However the most interesting points from Qualcomm’s countersuit involves the iPhone 7, which is the first phone from Apple in several years to offer models without a Qualcomm modem. Here, Qualcomm is specifically accusing Apple of not utilizing the full performance of the Qualcomm modems in those models, while also threatening Qualcomm to prevent them from publicly touting the performance of the Qualcomm-powered models.

Both of these points are almost certainly related to Apple’s configuration choices with the various iPhone 7 models. While the Snapdragon X12 used in the Qualcomm-powered iPhones is capable of LTE Category 12 features, the Intel XMM 7360 modem used in the other models is only capable of LTE Category 10. Presumably to ensure the phones’ abilities were consistent, Apple opted not to enable many Cat 12 features on the Qualcomm models, such as 4x4 MIMO and 256-QAM, essentially limiting it to the same 450Mbps down speed as the Intel models.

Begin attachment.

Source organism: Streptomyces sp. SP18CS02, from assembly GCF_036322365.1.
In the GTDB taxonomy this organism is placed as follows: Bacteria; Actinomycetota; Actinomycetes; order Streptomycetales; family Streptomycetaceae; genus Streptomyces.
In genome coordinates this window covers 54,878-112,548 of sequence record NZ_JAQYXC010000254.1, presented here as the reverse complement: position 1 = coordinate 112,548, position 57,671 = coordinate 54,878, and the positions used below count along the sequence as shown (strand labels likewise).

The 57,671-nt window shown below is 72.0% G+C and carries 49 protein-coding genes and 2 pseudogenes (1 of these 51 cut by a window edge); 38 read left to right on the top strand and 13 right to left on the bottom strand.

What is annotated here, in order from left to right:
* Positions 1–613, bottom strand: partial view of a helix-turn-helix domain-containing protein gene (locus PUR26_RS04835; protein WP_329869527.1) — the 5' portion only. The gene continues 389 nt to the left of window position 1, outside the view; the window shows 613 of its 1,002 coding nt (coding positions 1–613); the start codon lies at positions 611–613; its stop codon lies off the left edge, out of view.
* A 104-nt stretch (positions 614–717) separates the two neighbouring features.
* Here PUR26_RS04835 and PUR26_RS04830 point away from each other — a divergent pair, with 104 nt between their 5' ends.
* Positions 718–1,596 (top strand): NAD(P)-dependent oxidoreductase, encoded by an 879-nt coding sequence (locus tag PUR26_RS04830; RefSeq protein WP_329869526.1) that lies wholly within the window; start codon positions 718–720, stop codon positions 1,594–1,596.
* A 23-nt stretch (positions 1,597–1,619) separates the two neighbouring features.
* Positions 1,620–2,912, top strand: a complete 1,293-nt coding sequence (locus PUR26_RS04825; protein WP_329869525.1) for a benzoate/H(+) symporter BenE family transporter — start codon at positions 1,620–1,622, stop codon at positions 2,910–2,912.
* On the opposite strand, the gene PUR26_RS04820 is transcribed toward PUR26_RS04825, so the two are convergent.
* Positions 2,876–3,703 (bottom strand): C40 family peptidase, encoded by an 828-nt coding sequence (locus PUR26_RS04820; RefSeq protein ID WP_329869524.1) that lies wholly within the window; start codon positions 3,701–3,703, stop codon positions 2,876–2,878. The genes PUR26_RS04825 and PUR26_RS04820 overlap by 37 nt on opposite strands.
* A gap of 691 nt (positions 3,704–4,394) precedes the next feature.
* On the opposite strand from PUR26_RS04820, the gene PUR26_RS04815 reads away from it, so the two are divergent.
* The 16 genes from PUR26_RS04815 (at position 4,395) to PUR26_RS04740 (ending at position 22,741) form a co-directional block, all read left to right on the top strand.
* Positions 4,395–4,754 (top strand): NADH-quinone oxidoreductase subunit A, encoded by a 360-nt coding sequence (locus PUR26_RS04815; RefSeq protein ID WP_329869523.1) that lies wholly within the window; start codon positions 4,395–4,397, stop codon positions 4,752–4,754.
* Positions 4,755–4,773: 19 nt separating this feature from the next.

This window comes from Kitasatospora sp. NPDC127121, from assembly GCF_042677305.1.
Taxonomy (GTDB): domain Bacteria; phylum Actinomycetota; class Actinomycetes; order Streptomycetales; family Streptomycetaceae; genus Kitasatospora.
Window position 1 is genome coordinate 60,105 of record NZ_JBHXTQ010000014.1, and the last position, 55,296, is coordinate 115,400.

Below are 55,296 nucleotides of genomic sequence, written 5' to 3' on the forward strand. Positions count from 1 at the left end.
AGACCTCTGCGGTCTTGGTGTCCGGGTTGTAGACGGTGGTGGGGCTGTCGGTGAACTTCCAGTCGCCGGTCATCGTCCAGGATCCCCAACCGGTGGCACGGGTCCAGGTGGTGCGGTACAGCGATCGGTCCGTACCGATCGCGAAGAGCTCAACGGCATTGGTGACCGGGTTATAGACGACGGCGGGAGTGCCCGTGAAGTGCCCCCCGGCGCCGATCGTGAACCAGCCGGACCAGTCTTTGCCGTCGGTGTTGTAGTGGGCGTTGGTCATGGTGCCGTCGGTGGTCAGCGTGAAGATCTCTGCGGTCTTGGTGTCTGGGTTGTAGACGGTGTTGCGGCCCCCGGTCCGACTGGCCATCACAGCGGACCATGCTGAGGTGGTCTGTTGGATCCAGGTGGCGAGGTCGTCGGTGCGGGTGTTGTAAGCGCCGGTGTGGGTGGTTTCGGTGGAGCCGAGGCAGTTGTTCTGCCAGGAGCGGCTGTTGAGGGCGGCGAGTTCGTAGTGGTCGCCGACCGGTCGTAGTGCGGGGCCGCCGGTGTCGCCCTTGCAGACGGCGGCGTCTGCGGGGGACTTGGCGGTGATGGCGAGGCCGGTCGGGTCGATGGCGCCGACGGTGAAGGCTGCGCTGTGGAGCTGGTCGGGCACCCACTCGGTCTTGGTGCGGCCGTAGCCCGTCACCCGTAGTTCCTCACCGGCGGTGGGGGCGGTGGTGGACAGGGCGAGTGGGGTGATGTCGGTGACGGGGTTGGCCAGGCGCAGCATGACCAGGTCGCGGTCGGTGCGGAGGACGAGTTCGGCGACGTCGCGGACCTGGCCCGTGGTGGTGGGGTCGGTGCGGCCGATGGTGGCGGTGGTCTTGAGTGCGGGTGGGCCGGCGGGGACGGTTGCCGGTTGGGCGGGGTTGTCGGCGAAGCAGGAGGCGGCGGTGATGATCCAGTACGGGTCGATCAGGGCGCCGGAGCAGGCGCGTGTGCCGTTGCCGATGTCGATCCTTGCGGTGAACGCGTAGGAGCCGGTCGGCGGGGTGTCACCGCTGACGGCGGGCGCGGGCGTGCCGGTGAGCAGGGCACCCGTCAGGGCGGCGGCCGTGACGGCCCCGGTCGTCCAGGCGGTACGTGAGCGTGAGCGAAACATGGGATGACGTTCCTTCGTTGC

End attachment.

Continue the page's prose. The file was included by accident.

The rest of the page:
In any case, at this point the gloves have come off and Qualcomm is not holding back on their increasingly distant customer. Qualcomm’s countersuit isn’t asking for any specific compensation at this time, but the company is looking to be awarded both compensatory and punitive damages from Apple. And with two of the biggest technology companies in the US now locked into mutual legal combat, it’s likely that this series of lawsuits will go the distance.

Source: Qualcomm

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  • toukale - Tuesday, April 11, 2017 - link

    If this is it for Qualcomm then, there is trouble ahead. Apple looks to have a better case here, since many governments have fined Qualcomm in excess of over $1 billion dollars last year for anti-trust and they were able to do that because Apple cooperated with them. Qualcomm got mad at Apple for their role in helping the government of different countries and held the rebate money. That's not even touching the anti-trust stuff that Apple accused them of and they were fined for. Reply